Prof. Pritam Singh's remarkable contributions to the promotion of the Punjabi language, linguistics, and literature have left a lasting impact on the Punjabi language and Sikh history. His legacy will continue to guide and inspire future generations. In honour of his work, Punjabi University, Patiala, has decided to establish a fellowship in his name. This fellowship will recognize individuals who have made outstanding contributions to the field of Punjabi language, art, and literature.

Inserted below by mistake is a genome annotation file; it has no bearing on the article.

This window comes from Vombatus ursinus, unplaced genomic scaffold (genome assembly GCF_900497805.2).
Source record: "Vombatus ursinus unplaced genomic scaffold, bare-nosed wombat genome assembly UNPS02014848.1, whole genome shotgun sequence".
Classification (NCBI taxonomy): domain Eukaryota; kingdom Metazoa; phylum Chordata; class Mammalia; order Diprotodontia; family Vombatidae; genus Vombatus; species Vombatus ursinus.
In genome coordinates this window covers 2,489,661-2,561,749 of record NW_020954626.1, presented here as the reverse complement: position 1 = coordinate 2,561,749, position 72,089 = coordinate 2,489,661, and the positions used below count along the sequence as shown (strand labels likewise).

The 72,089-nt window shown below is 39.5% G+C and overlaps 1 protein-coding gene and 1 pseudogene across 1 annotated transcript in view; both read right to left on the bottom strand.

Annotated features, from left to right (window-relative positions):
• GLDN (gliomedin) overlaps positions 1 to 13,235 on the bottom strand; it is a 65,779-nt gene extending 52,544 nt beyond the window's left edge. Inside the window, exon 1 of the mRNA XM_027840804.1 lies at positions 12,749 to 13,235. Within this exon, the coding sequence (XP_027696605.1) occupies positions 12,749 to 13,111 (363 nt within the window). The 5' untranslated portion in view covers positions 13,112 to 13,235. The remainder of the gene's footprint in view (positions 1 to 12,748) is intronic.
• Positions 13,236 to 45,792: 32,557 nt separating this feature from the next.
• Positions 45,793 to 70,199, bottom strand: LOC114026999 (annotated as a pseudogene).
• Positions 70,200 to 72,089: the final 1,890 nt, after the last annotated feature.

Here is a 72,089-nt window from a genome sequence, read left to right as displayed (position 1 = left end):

The sudden and untimely passing of Prof. Pritam Singh has created an irreplaceable void. His knowledge was vast and profound, akin to the vastness of the seven seas, and there were still many undiscovered layers to his wisdom. His scholarly accomplishments will be remembered forever.


*Based on an article written by Suneet Kheterpal, published in Punjab Heritage on 1st December 2008